# Author Archives: Dave Youngs

### The Three-to-Five Triangle Puzzle

This week’s Puzzle Corner activity comes out of a rich historical tradition that dates back to the 19th century when matches were first manufactured. Invented in 1827 by the British chemist John Walker, matches soon replaced the tinderboxes that people had formerly used to light fires. As matches grew in popularity and became ubiquitous later… Continue Reading

### Locating Legs

This week’s Puzzle Corner activity has a holiday theme. In it, students are presented with a paradoxical scenario and asked to try to make sense of it. In this scenario a child is hiding under a table at her parent’s holiday party. Looking out, she can count 20 legs and thus knows there are 10 adults in… Continue Reading

### Total Count-Ability

How many different answers can you find and justify for the nursery rhyme Going to St. Ives? As I was going to St. Ives I met a man with seven wives. Every wife had seven sacks, Every sack had seven cats, Every cat had seven kits. Kits, cats, sacks and wives, How many were going… Continue Reading

### Have You Done a Good Math Problem Lately?

In work or social settings it is common to hear the question, “Have you read a good book lately?” The question often starts a lively sharing session about books that elicit pleasure, profundity, or insight. A population that regularly engages in these discussions is an indicator of a literate society. As those appointed by society… Continue Reading

### Cab Conundrum

This week’s puzzle is a modification of a brain teaser that has been around for many years—the hotel problem. In the original version of the mathematical paradox, three men pay ten dollars each for a thirty dollar hotel room. Later, they receive a five dollar refund. Because they cannot easily split the five dollars, they each… Continue Reading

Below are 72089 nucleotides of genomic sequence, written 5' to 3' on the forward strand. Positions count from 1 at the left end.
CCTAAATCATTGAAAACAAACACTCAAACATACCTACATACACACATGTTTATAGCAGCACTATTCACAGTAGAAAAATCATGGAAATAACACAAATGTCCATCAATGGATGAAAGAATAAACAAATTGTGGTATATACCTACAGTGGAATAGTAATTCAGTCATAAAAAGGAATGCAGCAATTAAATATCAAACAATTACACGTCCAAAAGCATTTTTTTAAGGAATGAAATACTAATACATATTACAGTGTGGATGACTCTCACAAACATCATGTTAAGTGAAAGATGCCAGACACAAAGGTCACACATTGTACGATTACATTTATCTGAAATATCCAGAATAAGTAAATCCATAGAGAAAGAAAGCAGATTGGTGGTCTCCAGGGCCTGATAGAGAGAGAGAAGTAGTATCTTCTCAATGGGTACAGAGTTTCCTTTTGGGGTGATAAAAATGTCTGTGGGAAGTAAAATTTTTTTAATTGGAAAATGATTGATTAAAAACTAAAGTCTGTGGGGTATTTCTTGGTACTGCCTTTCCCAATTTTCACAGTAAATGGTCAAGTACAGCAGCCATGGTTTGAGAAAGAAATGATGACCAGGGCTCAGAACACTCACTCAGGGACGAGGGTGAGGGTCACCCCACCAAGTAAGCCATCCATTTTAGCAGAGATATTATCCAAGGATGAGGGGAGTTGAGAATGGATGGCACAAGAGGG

### Penny Penning Puzzle

This week’s puzzle is a good one to use early in the school year. It is fairly easy and shouldn’t frustrate students too much in their early exposure to the puzzle-solving process. To do this puzzle, students need only the student sheet depicting the nine-penny arrays and a pencil. The puzzle challenges students to draw… Continue Reading

### Family Ties

This weeks’s Puzzle Corner activity is a collection of three riddles all dealing with the relationships between relatives. The first one is thought to be many hundreds of years old and is one of the best known brainteasers of all time. I have chosen to leave it in its original form, even though the style of English… Continue Reading

### Matching Marbles

This activity fits in a category normally called logic problems. Logic problems usually don’t require calculations of any sort, making them different from most other math problems. To solve these types of problems, logical or mathematical thinking must be used. Matching Marbles is a perfect example of this type of problem because to solve it, students must… Continue Reading

### Ocean Anagrams

This week’s Puzzle Corner activity has an ocean theme. In it, students are presented with a number of anagrams. Anagrams are words or collections of words whose letters are rearranged to form new words or collections of words. For example, an anagram for canoe is ocean. Anagrams have a long history in the puzzle community. Lewis Carroll, who was really… Continue Reading

### The Envelope Enigma

This weeks’s activity comes from the field of recreational mathematics. While the puzzle may not seem very mathematical (other than using mathematical language like points and line segments), it is actually related to the mathematical fields of network theory and topology. In this puzzle, students are asked to connect six points (labeled A-E) with line… Continue Reading